Anton Zensus talking to researchers in his research group at the Max Planck Institute for Radio Astronomy

Now, everyone can picture what a black hole looks like. The one caught by the EHT researchers is in the Virgo Constellation, right in the middle of the enormous elliptical galaxy M87. In the club of black holes it is a particularly massive member, weighing in at 6.5 billion solar masses. The image shows a central area which is actually black. The actual hole is invisible to the eye, hidden in this dark zone and surrounded by a bright region. Zensus explains: “That is hot, radiating matter that has collected in a ring around the hole.” A considerable part of the shining matter was even behind the black hole. This is because such a massive object bends space and time so strongly that it deflects light. After a certain point, the beams of light then run circles around the object. So, to be precise, the image does not show the black hole itself, but its shadow and the immediate environment.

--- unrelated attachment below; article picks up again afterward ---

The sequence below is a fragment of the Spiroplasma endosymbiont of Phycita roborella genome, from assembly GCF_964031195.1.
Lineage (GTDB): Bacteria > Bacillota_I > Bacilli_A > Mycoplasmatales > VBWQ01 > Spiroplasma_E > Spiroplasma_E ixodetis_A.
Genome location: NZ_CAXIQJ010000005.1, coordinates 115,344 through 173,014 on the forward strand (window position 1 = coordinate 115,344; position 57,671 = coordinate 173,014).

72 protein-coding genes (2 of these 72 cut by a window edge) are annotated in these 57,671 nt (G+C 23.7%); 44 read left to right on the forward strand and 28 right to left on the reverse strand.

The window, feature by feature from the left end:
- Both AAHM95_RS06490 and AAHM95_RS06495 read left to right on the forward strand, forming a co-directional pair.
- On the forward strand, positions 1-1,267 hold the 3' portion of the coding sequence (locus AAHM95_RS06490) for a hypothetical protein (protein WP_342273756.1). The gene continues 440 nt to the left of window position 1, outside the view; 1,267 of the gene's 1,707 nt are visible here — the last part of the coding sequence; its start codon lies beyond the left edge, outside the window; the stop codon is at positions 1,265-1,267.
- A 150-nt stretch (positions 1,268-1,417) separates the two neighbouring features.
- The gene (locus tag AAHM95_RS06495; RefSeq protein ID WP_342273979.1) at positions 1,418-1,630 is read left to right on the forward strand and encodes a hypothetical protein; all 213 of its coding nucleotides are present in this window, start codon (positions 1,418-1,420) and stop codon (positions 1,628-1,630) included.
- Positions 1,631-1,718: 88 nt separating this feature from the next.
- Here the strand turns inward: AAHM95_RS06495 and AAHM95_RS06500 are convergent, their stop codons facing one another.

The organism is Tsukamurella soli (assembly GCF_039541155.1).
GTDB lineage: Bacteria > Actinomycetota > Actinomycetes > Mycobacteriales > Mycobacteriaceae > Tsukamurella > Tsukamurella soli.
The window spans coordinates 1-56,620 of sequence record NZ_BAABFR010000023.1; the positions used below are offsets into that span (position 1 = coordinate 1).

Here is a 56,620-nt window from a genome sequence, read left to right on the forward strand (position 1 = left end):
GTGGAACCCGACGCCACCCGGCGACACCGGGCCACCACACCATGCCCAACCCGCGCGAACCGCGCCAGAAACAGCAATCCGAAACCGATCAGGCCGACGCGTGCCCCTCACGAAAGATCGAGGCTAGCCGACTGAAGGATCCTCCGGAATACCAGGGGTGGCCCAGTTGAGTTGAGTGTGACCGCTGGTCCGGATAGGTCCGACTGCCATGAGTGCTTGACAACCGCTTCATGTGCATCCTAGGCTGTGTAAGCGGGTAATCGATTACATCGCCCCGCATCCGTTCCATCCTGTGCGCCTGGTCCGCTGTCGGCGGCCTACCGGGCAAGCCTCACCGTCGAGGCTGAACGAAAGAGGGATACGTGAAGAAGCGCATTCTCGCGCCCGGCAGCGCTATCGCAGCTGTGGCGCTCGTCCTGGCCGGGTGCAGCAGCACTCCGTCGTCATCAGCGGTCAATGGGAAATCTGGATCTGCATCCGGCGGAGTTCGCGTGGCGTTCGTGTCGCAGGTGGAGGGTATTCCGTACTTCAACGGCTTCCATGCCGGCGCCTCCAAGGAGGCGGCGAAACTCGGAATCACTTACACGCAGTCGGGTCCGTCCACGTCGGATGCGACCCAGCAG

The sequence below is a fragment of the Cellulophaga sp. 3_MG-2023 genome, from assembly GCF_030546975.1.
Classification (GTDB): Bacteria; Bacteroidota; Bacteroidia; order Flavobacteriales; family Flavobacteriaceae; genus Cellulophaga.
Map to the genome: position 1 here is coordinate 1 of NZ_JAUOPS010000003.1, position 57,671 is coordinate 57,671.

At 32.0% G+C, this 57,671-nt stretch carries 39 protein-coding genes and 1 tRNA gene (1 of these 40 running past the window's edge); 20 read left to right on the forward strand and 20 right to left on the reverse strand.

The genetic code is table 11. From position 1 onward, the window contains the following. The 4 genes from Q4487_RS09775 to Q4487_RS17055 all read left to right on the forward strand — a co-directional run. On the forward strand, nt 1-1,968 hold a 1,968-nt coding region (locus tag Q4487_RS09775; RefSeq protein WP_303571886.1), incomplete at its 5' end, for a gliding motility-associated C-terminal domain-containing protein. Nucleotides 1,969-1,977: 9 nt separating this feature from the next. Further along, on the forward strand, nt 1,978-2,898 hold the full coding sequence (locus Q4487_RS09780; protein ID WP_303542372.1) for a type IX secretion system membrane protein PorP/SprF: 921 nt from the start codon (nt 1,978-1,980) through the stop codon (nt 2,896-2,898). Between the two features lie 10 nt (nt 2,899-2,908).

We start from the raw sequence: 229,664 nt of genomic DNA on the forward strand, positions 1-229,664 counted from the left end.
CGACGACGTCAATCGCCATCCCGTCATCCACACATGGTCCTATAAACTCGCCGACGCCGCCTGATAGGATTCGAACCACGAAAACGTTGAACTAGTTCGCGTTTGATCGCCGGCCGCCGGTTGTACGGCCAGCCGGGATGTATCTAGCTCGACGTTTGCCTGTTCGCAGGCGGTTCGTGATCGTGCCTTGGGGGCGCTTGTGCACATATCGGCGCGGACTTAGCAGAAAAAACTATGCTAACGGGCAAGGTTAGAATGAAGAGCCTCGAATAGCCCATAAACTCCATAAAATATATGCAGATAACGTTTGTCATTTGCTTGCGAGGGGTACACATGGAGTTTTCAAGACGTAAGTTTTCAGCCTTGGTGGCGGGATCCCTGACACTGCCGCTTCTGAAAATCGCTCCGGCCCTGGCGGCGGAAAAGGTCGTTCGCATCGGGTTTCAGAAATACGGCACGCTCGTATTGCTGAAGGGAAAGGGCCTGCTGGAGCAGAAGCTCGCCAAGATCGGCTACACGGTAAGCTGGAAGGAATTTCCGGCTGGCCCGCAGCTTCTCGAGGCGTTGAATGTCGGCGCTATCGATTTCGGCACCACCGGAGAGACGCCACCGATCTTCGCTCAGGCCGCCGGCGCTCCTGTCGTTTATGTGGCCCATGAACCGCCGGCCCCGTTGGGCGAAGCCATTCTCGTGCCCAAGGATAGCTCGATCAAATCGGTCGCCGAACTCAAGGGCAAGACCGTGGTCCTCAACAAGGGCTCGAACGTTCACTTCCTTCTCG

Cooperation across national borders

One of the reasons why black holes are so popular is because they have a mystical, threatening aura. The fictitious example in the film Interstellar is called Gargantua, like the father of all grotesque giants in the eponymous Renaissance story by Rabelais. Today, its genuine equivalent in galaxy M87 has also sparked the interest of people who are otherwise indifferent to physics and astronomy. “We are now perceived quite differently,” says Zensus. “I never used to be invited to give lectures to SMEs; now I am.” And young people are showing much more interest, too, which means a boost for scientific and technical subjects. Zensus: “Neither of my sons works in science. Now their friends ask them about the fascinating research their father and his colleagues are doing. That’s a new experience for me.”